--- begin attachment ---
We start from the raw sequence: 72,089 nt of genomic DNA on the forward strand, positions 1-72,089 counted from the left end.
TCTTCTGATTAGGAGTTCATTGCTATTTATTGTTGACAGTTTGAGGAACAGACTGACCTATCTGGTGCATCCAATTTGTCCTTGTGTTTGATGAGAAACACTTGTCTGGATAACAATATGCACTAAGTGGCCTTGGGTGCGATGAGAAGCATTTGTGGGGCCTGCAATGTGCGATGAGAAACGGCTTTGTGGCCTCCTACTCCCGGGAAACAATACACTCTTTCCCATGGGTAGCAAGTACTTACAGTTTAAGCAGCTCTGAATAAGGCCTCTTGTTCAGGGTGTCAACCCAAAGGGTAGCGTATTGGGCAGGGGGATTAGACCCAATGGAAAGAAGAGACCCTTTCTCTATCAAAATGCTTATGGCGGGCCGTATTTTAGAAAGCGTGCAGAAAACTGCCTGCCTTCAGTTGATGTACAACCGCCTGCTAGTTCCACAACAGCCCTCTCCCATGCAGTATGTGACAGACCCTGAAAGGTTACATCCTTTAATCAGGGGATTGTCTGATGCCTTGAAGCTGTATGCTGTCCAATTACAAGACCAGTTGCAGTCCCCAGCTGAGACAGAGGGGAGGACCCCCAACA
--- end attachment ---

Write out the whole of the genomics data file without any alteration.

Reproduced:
We start from the raw sequence: 72,089 nt of genomic DNA on the forward strand, positions 1-72,089 counted from the left end.
TCTTCTGATTAGGAGTTCATTGCTATTTATTGTTGACAGTTTGAGGAACAGACTGACCTATCTGGTGCATCCAATTTGTCCTTGTGTTTGATGAGAAACACTTGTCTGGATAACAATATGCACTAAGTGGCCTTGGGTGCGATGAGAAGCATTTGTGGGGCCTGCAATGTGCGATGAGAAACGGCTTTGTGGCCTCCTACTCCCGGGAAACAATACACTCTTTCCCATGGGTAGCAAGTACTTACAGTTTAAGCAGCTCTGAATAAGGCCTCTTGTTCAGGGTGTCAACCCAAAGGGTAGCGTATTGGGCAGGGGGATTAGACCCAATGGAAAGAAGAGACCCTTTCTCTATCAAAATGCTTATGGCGGGCCGTATTTTAGAAAGCGTGCAGAAAACTGCCTGCCTTCAGTTGATGTACAACCGCCTGCTAGTTCCACAACAGCCCTCTCCCATGCAGTATGTGACAGACCCTGAAAGGTTACATCCTTTAATCAGGGGATTGTCTGATGCCTTGAAGCTGTATGCTGTCCAATTACAAGACCAGTTGCAGTCCCCAGCTGAGACAGAGGGGAGGACCCCCAACA